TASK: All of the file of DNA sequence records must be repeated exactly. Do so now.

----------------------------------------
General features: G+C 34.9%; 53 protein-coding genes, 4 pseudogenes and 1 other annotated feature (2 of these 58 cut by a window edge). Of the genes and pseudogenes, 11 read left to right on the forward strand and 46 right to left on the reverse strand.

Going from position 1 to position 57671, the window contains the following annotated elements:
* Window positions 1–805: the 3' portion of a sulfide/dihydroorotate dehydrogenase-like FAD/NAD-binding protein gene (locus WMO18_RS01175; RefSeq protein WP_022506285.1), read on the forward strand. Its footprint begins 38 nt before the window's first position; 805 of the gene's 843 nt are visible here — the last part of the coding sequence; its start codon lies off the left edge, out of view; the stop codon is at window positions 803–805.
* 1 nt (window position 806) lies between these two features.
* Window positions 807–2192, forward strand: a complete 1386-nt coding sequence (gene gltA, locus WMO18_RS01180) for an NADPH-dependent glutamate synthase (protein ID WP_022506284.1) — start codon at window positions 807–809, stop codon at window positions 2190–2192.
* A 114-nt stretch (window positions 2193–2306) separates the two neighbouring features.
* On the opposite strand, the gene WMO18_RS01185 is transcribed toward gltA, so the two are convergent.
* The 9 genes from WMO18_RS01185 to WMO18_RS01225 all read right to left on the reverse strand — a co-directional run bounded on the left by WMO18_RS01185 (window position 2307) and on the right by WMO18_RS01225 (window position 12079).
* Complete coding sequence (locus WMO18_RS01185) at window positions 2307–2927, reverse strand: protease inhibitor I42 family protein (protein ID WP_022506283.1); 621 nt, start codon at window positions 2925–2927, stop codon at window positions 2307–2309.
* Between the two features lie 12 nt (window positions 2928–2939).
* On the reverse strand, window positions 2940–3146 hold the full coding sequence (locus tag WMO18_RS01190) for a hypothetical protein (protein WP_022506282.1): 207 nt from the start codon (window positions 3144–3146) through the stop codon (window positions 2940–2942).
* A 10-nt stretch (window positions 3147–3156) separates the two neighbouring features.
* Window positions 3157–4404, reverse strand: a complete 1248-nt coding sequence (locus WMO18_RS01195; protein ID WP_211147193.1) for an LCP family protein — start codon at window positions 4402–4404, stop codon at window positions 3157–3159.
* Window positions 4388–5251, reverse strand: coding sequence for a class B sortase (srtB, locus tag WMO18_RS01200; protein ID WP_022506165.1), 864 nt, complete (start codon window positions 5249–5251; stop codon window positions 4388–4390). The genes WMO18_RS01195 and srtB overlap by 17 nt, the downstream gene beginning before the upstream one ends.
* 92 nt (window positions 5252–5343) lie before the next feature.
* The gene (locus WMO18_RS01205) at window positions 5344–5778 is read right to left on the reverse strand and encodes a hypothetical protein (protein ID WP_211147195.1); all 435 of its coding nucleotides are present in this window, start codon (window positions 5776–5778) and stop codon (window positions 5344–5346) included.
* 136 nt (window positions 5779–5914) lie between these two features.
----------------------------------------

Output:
General features: G+C 34.9%; 53 protein-coding genes, 4 pseudogenes and 1 other annotated feature (2 of these 58 cut by a window edge). Of the genes and pseudogenes, 11 read left to right on the forward strand and 46 right to left on the reverse strand.

Going from position 1 to position 57671, the window contains the following annotated elements:
* Window positions 1–805: the 3' portion of a sulfide/dihydroorotate dehydrogenase-like FAD/NAD-binding protein gene (locus WMO18_RS01175; RefSeq protein WP_022506285.1), read on the forward strand. Its footprint begins 38 nt before the window's first position; 805 of the gene's 843 nt are visible here — the last part of the coding sequence; its start codon lies off the left edge, out of view; the stop codon is at window positions 803–805.
* 1 nt (window position 806) lies between these two features.
* Window positions 807–2192, forward strand: a complete 1386-nt coding sequence (gene gltA, locus WMO18_RS01180) for an NADPH-dependent glutamate synthase (protein ID WP_022506284.1) — start codon at window positions 807–809, stop codon at window positions 2190–2192.
* A 114-nt stretch (window positions 2193–2306) separates the two neighbouring features.
* On the opposite strand, the gene WMO18_RS01185 is transcribed toward gltA, so the two are convergent.
* The 9 genes from WMO18_RS01185 to WMO18_RS01225 all read right to left on the reverse strand — a co-directional run bounded on the left by WMO18_RS01185 (window position 2307) and on the right by WMO18_RS01225 (window position 12079).
* Complete coding sequence (locus WMO18_RS01185) at window positions 2307–2927, reverse strand: protease inhibitor I42 family protein (protein ID WP_022506283.1); 621 nt, start codon at window positions 2925–2927, stop codon at window positions 2307–2309.
* Between the two features lie 12 nt (window positions 2928–2939).
* On the reverse strand, window positions 2940–3146 hold the full coding sequence (locus tag WMO18_RS01190) for a hypothetical protein (protein WP_022506282.1): 207 nt from the start codon (window positions 3144–3146) through the stop codon (window positions 2940–2942).
* A 10-nt stretch (window positions 3147–3156) separates the two neighbouring features.
* Window positions 3157–4404, reverse strand: a complete 1248-nt coding sequence (locus WMO18_RS01195; protein ID WP_211147193.1) for an LCP family protein — start codon at window positions 4402–4404, stop codon at window positions 3157–3159.
* Window positions 4388–5251, reverse strand: coding sequence for a class B sortase (srtB, locus tag WMO18_RS01200; protein ID WP_022506165.1), 864 nt, complete (start codon window positions 5249–5251; stop codon window positions 4388–4390). The genes WMO18_RS01195 and srtB overlap by 17 nt, the downstream gene beginning before the upstream one ends.
* 92 nt (window positions 5252–5343) lie before the next feature.
* The gene (locus WMO18_RS01205) at window positions 5344–5778 is read right to left on the reverse strand and encodes a hypothetical protein (protein ID WP_211147195.1); all 435 of its coding nucleotides are present in this window, start codon (window positions 5776–5778) and stop codon (window positions 5344–5346) included.
* 136 nt (window positions 5779–5914) lie between these two features.